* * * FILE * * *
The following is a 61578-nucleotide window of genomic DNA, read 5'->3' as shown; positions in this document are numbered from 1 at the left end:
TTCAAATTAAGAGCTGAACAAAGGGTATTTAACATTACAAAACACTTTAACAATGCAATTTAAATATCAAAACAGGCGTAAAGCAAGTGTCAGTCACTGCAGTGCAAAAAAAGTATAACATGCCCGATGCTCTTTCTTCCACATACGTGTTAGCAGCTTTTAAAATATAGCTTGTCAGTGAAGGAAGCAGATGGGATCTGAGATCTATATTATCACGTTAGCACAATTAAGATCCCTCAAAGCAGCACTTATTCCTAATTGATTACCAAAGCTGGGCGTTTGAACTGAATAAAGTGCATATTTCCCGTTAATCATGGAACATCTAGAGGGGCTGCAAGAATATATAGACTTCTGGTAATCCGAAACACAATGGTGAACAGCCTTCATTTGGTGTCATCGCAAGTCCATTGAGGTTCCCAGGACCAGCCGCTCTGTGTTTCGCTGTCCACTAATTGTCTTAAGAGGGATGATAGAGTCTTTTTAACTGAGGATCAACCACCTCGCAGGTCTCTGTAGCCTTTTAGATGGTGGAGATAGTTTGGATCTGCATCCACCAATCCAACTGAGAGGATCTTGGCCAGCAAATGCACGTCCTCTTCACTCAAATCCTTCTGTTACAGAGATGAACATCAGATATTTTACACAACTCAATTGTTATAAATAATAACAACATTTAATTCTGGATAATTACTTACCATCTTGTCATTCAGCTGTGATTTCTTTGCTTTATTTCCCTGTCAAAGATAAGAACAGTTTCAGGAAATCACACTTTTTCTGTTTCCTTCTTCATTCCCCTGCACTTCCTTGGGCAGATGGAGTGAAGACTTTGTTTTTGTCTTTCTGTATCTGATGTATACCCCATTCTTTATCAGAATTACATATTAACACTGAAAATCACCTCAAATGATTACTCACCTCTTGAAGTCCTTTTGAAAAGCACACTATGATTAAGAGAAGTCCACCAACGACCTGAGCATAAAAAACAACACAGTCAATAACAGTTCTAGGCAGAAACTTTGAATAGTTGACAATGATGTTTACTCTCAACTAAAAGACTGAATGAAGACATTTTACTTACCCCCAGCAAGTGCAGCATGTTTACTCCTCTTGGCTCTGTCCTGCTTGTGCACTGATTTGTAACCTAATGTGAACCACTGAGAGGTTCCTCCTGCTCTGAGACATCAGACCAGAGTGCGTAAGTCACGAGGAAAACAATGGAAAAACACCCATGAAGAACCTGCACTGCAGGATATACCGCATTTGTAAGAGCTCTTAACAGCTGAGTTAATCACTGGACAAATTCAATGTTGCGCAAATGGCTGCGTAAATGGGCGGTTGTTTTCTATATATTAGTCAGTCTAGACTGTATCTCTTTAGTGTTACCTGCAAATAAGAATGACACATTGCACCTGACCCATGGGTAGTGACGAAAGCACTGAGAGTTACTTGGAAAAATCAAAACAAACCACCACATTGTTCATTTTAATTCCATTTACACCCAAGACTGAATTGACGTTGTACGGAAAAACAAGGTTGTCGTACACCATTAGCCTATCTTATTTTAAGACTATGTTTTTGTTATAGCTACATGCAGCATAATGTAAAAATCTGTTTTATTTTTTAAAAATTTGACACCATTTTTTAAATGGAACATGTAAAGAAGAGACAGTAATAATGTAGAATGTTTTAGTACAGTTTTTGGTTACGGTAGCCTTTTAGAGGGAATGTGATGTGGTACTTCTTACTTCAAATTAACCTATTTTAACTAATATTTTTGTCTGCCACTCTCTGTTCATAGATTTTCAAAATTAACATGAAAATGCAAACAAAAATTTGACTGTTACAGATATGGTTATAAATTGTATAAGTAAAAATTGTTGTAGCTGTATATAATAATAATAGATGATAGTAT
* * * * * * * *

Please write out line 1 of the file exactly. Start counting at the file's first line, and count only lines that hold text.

The following is a 61578-nucleotide window of genomic DNA, read 5'->3' as shown; positions in this document are numbered from 1 at the left end: